Michelle Williams turns in a great performance, one of her -- if not the -- best IMO, but the film itself is filled with major plot holes, inconsistencies, and implausible twists that don't seem to make much sense. I was mildly entertained, but I'm not sure I can explain why. Its main problem is that it doesn't know if it wants to be a tear-jerking drama about grief and guilt . . . or a political thriller. Or a terrorist tale. It's a little of all and none of any. Probably something to skip, unless you're stuck on a plane and the other options are worse.

    Michelle Williams turns in a great performance, one of her -- if not the -- best IMO, but the film itself is filled with major plot holes, inconsistencies, and implausible twists that don't seem to make much sense. I was mildly entertained, but I'm not sure I can explain why. Its main problem is that it doesn't know if it wants to be a tear-jerking drama about grief and guilt . . . or a political thriller. Or a terrorist tale. It's a little of all and none of any. Probably something to skip, unless you're stuck on a plane and the other options are worse.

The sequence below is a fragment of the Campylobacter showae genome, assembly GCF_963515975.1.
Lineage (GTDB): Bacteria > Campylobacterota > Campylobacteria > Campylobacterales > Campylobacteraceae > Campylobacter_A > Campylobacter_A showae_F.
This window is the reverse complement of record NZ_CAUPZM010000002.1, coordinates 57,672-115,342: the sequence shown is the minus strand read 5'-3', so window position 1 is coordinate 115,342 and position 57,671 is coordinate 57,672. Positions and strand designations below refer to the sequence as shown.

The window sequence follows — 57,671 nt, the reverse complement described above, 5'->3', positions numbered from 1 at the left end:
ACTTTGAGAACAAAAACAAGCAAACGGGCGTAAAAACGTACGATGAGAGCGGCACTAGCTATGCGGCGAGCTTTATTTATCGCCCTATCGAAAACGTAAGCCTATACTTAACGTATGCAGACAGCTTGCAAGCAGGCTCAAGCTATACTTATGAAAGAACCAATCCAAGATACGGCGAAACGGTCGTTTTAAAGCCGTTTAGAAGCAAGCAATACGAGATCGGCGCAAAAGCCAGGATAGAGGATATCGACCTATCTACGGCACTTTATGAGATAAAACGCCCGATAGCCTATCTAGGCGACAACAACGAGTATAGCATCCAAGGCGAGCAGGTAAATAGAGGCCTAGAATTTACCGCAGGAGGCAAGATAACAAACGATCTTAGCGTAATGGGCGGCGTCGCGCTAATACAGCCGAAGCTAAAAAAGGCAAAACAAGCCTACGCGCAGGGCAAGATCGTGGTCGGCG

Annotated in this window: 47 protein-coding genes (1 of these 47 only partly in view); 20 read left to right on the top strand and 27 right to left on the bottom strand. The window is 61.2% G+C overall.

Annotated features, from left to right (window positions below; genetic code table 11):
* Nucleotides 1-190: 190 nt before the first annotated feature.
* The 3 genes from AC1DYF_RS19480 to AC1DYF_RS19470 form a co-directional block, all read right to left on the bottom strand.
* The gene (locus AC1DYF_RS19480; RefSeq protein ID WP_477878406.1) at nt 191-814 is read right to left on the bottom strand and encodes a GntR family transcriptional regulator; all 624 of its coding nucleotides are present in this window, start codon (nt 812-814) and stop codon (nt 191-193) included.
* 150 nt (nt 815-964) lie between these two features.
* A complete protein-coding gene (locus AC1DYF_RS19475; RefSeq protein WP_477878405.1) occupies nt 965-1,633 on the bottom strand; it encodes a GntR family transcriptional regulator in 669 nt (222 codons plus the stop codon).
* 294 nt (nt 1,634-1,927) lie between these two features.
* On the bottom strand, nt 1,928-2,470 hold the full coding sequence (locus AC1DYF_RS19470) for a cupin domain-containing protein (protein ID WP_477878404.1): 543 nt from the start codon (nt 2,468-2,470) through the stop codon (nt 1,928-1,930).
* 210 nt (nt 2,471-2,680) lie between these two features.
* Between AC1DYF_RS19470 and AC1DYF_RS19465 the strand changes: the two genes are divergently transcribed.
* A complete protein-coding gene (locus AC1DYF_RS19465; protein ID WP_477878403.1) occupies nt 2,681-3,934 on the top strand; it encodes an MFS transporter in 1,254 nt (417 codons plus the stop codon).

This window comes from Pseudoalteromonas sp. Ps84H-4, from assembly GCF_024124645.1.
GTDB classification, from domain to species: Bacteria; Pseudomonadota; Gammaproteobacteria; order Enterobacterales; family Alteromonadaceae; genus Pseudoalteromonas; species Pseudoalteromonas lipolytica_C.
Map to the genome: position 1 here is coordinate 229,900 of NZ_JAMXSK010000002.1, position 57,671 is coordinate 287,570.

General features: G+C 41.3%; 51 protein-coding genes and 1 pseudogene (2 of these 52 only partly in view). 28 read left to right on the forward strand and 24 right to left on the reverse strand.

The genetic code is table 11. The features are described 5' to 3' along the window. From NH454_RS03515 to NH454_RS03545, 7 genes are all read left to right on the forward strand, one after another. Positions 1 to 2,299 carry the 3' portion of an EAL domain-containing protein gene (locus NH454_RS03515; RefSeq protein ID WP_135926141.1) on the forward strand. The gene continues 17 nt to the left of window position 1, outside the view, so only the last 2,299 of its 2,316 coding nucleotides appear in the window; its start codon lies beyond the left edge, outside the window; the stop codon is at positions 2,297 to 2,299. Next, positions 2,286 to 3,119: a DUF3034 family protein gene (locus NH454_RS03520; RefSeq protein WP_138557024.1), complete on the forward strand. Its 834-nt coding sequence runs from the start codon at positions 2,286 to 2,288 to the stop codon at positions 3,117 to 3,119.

• Nov 12, 2013

    Incendiary ropes us in with an intriguing plot, then drops 1000 bricks on us. Comedy, drama, romance, tragedy, psychological strangeness.. This movie has everything. Which isn't a good thing.

    Incendiary ropes us in with an intriguing plot, then drops 1000 bricks on us. Comedy, drama, romance, tragedy, psychological strangeness.. This movie has everything. Which isn't a good thing.

  • Aug 25, 2013

    I don't know, I didn't buy it. It all seemed so artificial to me. And that mix of criminal plot with psychological vivisection of personal tragedy. It didn't work out. Brought to my mind incomparably better "Rabbit Hole".

    I don't know, I didn't buy it. It all seemed so artificial to me. And that mix of criminal plot with psychological vivisection of personal tragedy. It didn't work out. Brought to my mind incomparably better "Rabbit Hole".

  • Jul 16, 2013

    Amazing performance from Michelle Williams who looked as stunning as ever. A solid one from Ewan McGregor. A very solid movie all-around.

    Amazing performance from Michelle Williams who looked as stunning as ever. A solid one from Ewan McGregor. A very solid movie all-around.

  • Apr 25, 2013

    somehow strange movie, full of pain and eventhough life might send huge examinations people can find strength in themselves to carry on and start from beginning.

    somehow strange movie, full of pain and eventhough life might send huge examinations people can find strength in themselves to carry on and start from beginning.

  • Feb 11, 2013

    Didn't really need the affair at the beginning, this could have been just as powerful without it.

    Didn't really need the affair at the beginning, this could have been just as powerful without it.